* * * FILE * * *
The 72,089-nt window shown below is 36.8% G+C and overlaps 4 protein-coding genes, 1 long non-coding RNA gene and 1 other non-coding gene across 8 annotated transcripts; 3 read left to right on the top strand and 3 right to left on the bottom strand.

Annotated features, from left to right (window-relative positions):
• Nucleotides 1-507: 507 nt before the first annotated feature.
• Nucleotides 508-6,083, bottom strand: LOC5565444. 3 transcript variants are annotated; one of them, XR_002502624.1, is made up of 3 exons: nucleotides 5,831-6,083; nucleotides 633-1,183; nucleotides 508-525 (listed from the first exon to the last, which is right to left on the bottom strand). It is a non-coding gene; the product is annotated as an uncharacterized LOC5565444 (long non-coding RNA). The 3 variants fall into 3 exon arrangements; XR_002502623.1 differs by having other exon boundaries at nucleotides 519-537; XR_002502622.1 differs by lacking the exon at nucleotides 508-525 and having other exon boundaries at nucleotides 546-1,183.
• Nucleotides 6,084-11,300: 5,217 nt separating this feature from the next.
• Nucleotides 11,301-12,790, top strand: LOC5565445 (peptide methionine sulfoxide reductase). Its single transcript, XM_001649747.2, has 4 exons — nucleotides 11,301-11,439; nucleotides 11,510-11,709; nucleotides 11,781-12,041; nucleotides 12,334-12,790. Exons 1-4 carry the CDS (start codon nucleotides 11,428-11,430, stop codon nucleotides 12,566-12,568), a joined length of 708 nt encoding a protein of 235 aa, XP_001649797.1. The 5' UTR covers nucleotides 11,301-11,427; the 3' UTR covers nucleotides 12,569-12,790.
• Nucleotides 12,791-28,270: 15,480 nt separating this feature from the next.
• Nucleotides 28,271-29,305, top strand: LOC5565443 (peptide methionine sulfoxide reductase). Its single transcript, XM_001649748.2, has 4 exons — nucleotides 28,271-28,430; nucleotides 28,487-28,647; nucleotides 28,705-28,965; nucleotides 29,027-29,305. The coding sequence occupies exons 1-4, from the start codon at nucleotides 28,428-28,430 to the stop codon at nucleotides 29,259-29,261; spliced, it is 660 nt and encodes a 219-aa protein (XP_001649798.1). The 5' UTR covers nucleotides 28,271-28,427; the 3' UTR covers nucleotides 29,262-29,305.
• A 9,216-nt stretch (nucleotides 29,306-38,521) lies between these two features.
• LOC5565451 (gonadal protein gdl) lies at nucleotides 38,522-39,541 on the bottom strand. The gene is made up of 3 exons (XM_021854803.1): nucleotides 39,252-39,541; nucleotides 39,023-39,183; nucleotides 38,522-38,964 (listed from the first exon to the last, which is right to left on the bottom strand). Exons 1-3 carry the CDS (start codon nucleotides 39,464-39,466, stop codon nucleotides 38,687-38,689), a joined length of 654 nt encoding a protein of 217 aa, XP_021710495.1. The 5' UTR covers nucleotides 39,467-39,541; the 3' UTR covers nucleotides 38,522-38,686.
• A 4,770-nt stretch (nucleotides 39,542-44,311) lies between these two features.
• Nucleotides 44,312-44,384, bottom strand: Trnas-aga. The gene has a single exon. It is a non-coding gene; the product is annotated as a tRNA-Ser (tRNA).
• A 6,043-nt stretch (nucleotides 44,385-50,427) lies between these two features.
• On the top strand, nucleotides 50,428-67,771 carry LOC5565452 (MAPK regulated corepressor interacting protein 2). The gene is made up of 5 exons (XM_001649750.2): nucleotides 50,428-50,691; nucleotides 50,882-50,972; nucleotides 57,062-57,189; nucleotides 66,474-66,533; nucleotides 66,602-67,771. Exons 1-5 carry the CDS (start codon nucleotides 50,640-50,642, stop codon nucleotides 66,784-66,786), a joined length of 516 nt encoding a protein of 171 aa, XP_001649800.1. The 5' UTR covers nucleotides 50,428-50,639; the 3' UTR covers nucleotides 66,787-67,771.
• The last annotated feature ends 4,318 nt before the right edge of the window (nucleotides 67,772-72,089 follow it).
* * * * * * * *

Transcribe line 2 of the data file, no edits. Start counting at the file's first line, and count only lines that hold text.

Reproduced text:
Annotated features, from left to right (window-relative positions):